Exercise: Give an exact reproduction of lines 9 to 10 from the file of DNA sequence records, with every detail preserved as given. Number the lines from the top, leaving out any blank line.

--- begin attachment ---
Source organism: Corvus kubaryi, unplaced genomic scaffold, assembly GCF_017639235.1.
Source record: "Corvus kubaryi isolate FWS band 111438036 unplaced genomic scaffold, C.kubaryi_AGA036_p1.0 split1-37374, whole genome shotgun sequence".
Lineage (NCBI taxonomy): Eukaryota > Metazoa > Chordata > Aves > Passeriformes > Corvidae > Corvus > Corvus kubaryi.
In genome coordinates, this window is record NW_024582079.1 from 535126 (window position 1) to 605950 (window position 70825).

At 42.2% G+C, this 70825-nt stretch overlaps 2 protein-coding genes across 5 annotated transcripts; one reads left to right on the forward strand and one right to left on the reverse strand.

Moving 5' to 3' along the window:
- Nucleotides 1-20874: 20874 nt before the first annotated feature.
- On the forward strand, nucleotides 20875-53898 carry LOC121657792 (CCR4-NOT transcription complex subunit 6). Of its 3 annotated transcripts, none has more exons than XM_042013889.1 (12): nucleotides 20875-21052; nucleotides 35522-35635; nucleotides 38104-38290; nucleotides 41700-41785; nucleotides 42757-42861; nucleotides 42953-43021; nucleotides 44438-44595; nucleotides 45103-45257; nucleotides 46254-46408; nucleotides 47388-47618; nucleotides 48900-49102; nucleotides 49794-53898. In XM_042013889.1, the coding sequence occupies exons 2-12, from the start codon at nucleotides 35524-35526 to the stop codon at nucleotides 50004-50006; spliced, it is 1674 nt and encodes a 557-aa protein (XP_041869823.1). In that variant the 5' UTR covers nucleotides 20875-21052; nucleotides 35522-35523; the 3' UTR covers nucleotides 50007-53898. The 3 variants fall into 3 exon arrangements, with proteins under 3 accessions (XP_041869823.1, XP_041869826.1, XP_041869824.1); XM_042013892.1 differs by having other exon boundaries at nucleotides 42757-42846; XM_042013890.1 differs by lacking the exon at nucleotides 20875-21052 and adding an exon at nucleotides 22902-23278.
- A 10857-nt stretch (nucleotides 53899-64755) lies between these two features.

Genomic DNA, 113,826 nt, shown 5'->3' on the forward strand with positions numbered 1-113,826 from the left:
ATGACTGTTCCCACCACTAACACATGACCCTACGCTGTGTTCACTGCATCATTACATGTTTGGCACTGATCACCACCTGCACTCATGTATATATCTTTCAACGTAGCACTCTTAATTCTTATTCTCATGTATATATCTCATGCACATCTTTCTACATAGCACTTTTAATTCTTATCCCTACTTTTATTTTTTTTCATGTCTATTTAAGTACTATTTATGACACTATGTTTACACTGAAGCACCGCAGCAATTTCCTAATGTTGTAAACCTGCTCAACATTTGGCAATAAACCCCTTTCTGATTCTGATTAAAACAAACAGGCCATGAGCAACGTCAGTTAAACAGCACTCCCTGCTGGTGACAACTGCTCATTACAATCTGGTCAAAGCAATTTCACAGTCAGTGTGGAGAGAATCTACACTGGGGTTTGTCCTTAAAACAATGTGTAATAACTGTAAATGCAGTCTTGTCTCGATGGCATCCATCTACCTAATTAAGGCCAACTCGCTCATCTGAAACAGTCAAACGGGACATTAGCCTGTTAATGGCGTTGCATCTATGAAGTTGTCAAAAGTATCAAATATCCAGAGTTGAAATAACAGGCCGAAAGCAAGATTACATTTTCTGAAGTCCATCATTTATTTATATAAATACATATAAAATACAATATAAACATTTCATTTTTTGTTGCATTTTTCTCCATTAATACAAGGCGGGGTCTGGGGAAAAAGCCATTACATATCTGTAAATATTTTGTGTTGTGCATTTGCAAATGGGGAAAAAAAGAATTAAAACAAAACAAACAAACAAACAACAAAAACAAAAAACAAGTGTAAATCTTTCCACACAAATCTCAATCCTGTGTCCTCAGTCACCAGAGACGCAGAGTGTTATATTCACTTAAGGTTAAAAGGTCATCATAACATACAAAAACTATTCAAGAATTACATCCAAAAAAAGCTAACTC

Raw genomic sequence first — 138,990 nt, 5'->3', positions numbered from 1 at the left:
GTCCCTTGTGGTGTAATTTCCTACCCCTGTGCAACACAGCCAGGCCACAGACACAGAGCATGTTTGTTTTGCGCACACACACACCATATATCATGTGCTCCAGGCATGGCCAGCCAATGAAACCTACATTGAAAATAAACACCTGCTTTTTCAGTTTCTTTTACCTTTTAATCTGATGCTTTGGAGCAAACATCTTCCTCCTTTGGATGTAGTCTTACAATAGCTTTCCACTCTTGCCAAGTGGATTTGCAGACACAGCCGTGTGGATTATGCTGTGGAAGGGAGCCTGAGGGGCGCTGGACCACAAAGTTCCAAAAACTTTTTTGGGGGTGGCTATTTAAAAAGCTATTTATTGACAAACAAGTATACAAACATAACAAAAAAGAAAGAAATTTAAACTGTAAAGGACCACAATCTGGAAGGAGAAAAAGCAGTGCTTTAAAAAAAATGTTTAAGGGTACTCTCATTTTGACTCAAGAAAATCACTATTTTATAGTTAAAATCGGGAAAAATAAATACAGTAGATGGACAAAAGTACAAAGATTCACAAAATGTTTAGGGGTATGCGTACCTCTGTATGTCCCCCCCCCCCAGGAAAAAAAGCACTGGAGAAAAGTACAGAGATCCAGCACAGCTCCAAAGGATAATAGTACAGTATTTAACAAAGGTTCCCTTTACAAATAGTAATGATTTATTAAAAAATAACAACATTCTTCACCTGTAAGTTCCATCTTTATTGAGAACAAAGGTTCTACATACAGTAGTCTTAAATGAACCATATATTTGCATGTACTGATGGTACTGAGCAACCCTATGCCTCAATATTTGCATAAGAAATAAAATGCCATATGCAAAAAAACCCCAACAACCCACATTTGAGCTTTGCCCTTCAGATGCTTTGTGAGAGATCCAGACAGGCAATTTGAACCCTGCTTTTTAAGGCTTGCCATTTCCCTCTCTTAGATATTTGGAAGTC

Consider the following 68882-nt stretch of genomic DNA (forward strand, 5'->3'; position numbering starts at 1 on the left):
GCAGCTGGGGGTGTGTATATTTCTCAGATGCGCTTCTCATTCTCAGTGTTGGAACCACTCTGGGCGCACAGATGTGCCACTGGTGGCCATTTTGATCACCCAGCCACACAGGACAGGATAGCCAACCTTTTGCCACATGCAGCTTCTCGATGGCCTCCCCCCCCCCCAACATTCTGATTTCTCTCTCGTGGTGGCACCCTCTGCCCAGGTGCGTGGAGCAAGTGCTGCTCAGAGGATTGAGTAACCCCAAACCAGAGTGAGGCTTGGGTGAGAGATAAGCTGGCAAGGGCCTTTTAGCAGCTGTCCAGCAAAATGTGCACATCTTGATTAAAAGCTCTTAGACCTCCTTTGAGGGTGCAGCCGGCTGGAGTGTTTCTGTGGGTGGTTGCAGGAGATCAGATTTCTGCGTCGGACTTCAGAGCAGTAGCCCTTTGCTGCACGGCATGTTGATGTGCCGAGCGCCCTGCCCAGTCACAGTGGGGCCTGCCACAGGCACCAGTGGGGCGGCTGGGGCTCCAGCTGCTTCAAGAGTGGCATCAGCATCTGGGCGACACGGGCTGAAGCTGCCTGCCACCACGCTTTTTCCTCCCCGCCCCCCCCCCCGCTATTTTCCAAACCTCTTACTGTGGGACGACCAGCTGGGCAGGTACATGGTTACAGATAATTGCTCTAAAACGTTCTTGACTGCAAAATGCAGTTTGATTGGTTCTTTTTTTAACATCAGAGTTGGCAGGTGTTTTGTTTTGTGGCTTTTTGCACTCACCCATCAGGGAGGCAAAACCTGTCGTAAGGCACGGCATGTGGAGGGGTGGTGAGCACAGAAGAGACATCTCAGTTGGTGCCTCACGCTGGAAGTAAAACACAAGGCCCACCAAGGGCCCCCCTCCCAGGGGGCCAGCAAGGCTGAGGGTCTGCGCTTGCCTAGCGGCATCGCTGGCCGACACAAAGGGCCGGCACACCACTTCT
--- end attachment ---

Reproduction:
- A 10857-nt stretch (nucleotides 53899-64755) lies between these two features.

Genomic DNA, 113,826 nt, shown 5'->3' on the forward strand with positions numbered 1-113,826 from the left: